Sources of variability in nitrogen availability in Iowa cornfields

dc.contributor.advisor Alfred M. Blackmer
dc.contributor.author Perdomo, Carlos
dc.contributor.department Agronomy
dc.date 2018-08-23T02:42:40.000
dc.date.accessioned 2020-06-30T07:06:59Z
dc.date.available 2020-06-30T07:06:59Z
dc.date.copyright Sun Jan 01 00:00:00 UTC 1995
dc.date.issued 1995
dc.description.abstract <p>Studies were conducted to learn more about the spatial structure of soil NO[subscript]3[superscript]- concentrations in cornfields in late spring and to identify some major causes of variability in these concentrations. This information is specifically needed to aid in design of efficient sampling strategies for the late-spring test for nitrogen (N) availability, which is a new management tool that enables site-specific evaluation and adjustment of fertilization practices. One study assessed the importance of windrows of plant residue left by combines as a source of variability in soil nitrate (NO[subscript]3[superscript]-) concentrations for the next crop. Observations made in several fields having distinct windrows showed that yields of corn were significantly affected, but the effects on soil NO[subscript]3[superscript]- concentrations were minor compared to other unidentified sources of variability. A second study evaluated rows of young corn plants as a potential source ofvariability. Results from several fields revealed cyclic patterns in soil NO[subscript]3[superscript]- concentrations along transects perpendicular to rows. A third study evaluated nonuniform distributions of fertilizers across the width of large applicators as a possible source of variability. Observations made in several fields revealed cyclic patterns in NO[subscript]3[superscript]- concentration that seemed to be caused by fertilizer applicators and other farming operations. Models were developed that enabled integration of the observed cyclic patterns into geostatistical models commonly used to describe spatial structure. Procedures were developed for partitioning variability caused by two or more superimposed cycles;Overall, the results show that cyclic patterns are an important component of the spatial structure of soil NO[subscript]3[superscript]- concentrations in cornfields. Consideration of these cyclic patterns should enable more complete characterization of the spatial structure of soil NO[subscript]3[superscript]- concentrations in fields and, therefore, enable design of more efficient sampling strategies to assess NO[subscript]3[superscript]- concentrations within these fields. In addition, the ability to detect previously unrecognized cyclic patterns in soil NO[subscript]3[superscript]- concentrations gives the ability to demonstrate the benefits of using practices that minimize formation of troublesome cyclic patterns in fields.</p>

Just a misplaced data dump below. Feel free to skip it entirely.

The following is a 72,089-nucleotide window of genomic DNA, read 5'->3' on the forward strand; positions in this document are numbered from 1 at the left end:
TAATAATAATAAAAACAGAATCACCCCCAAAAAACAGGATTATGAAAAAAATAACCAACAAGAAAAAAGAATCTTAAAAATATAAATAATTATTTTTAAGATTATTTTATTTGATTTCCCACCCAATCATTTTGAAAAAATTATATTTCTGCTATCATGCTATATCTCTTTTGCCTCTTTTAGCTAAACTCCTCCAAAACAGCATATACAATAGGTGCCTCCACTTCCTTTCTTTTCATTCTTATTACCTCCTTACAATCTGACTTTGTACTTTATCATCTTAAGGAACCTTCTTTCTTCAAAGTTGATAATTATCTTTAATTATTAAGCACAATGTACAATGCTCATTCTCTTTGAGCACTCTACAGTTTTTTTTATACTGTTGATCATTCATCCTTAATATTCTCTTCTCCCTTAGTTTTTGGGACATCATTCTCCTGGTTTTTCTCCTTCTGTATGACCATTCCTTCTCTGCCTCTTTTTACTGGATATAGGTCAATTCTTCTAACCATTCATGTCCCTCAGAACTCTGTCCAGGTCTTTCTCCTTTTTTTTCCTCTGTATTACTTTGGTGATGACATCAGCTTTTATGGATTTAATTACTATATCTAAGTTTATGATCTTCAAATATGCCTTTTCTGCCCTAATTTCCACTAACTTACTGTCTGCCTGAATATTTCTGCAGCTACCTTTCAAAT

dc.format.mimetype application/pdf
dc.identifier archive/lib.dr.iastate.edu/rtd/10710/
dc.identifier.articleid 11709
dc.identifier.contextkey 6415871
dc.identifier.doi https://doi.org/10.31274/rtd-180813-11693
dc.identifier.s3bucket isulib-bepress-aws-west
dc.identifier.submissionpath rtd/10710
dc.identifier.uri https://dr.lib.iastate.edu/handle/20.500.12876/63887
dc.language.iso en
dc.source.bitstream archive/lib.dr.iastate.edu/rtd/10710/r_9531776.pdf|||Fri Jan 14 18:26:52 UTC 2022
dc.subject.disciplines Agricultural Science
dc.subject.disciplines Agriculture
dc.subject.disciplines Agronomy and Crop Sciences
dc.subject.keywords Agronomy
dc.subject.keywords Soil science (Soil fertility)
dc.subject.keywords Soil fertility
dc.title Sources of variability in nitrogen availability in Iowa cornfields
dc.type article
dc.type.genre dissertation
dspace.entity.type Publication
relation.isOrgUnitOfPublication fdd5c06c-bdbe-469c-a38e-51e664fece7a
thesis.degree.level dissertation
thesis.degree.name Doctor of Philosophy
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